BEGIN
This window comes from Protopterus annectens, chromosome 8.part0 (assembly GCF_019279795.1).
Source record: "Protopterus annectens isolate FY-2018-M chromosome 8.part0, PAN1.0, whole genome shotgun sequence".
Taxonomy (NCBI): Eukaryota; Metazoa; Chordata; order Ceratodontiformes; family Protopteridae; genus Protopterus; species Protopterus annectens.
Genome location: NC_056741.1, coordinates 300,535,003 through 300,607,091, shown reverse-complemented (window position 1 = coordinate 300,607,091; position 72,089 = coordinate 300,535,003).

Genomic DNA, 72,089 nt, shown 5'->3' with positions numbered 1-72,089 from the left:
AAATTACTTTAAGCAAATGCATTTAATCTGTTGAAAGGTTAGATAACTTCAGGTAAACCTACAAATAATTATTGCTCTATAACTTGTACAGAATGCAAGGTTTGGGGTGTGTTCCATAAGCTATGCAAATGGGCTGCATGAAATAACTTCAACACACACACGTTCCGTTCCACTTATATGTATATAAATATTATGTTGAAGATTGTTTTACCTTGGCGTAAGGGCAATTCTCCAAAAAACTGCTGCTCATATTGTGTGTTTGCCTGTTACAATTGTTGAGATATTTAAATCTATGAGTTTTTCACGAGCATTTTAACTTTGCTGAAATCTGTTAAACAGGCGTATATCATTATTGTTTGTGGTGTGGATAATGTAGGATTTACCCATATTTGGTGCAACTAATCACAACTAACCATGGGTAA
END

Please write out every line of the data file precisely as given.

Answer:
This window comes from Protopterus annectens, chromosome 8.part0 (assembly GCF_019279795.1).
Source record: "Protopterus annectens isolate FY-2018-M chromosome 8.part0, PAN1.0, whole genome shotgun sequence".
Taxonomy (NCBI): Eukaryota; Metazoa; Chordata; order Ceratodontiformes; family Protopteridae; genus Protopterus; species Protopterus annectens.
Genome location: NC_056741.1, coordinates 300,535,003 through 300,607,091, shown reverse-complemented (window position 1 = coordinate 300,607,091; position 72,089 = coordinate 300,535,003).

Genomic DNA, 72,089 nt, shown 5'->3' with positions numbered 1-72,089 from the left:
AAATTACTTTAAGCAAATGCATTTAATCTGTTGAAAGGTTAGATAACTTCAGGTAAACCTACAAATAATTATTGCTCTATAACTTGTACAGAATGCAAGGTTTGGGGTGTGTTCCATAAGCTATGCAAATGGGCTGCATGAAATAACTTCAACACACACACGTTCCGTTCCACTTATATGTATATAAATATTATGTTGAAGATTGTTTTACCTTGGCGTAAGGGCAATTCTCCAAAAAACTGCTGCTCATATTGTGTGTTTGCCTGTTACAATTGTTGAGATATTTAAATCTATGAGTTTTTCACGAGCATTTTAACTTTGCTGAAATCTGTTAAACAGGCGTATATCATTATTGTTTGTGGTGTGGATAATGTAGGATTTACCCATATTTGGTGCAACTAATCACAACTAACCATGGGTAA